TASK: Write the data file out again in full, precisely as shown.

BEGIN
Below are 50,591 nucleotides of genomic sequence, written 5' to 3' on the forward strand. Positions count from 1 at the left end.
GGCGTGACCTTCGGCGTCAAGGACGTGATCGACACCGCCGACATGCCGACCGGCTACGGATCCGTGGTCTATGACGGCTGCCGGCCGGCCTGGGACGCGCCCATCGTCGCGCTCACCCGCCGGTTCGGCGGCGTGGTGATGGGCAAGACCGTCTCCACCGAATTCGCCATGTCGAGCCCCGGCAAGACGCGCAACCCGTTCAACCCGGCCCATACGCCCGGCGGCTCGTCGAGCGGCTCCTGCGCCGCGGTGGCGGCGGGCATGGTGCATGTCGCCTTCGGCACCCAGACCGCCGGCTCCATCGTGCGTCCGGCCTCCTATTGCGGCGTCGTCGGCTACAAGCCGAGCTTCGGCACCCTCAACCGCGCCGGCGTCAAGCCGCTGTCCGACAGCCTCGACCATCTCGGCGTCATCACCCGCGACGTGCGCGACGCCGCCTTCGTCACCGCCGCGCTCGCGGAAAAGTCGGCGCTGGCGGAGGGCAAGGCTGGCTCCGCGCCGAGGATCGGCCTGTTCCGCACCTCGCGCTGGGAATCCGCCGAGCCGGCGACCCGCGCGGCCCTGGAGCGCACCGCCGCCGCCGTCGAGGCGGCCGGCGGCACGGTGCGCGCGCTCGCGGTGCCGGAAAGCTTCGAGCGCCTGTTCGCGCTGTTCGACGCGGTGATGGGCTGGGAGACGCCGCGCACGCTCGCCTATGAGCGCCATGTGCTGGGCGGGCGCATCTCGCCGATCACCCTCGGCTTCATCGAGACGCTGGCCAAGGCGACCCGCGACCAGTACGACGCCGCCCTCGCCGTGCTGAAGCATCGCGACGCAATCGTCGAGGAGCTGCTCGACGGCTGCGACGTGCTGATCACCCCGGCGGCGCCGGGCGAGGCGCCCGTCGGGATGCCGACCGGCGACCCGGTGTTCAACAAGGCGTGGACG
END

Below are 50,591 nucleotides of genomic sequence, written 5' to 3' on the forward strand. Positions count from 1 at the left end.
GGCGTGACCTTCGGCGTCAAGGACGTGATCGACACCGCCGACATGCCGACCGGCTACGGATCCGTGGTCTATGACGGCTGCCGGCCGGCCTGGGACGCGCCCATCGTCGCGCTCACCCGCCGGTTCGGCGGCGTGGTGATGGGCAAGACCGTCTCCACCGAATTCGCCATGTCGAGCCCCGGCAAGACGCGCAACCCGTTCAACCCGGCCCATACGCCCGGCGGCTCGTCGAGCGGCTCCTGCGCCGCGGTGGCGGCGGGCATGGTGCATGTCGCCTTCGGCACCCAGACCGCCGGCTCCATCGTGCGTCCGGCCTCCTATTGCGGCGTCGTCGGCTACAAGCCGAGCTTCGGCACCCTCAACCGCGCCGGCGTCAAGCCGCTGTCCGACAGCCTCGACCATCTCGGCGTCATCACCCGCGACGTGCGCGACGCCGCCTTCGTCACCGCCGCGCTCGCGGAAAAGTCGGCGCTGGCGGAGGGCAAGGCTGGCTCCGCGCCGAGGATCGGCCTGTTCCGCACCTCGCGCTGGGAATCCGCCGAGCCGGCGACCCGCGCGGCCCTGGAGCGCACCGCCGCCGCCGTCGAGGCGGCCGGCGGCACGGTGCGCGCGCTCGCGGTGCCGGAAAGCTTCGAGCGCCTGTTCGCGCTGTTCGACGCGGTGATGGGCTGGGAGACGCCGCGCACGCTCGCCTATGAGCGCCATGTGCTGGGCGGGCGCATCTCGCCGATCACCCTCGGCTTCATCGAGACGCTGGCCAAGGCGACCCGCGACCAGTACGACGCCGCCCTCGCCGTGCTGAAGCATCGCGACGCAATCGTCGAGGAGCTGCTCGACGGCTGCGACGTGCTGATCACCCCGGCGGCGCCGGGCGAGGCGCCCGTCGGGATGCCGACCGGCGACCCGGTGTTCAACAAGGCGTGGACG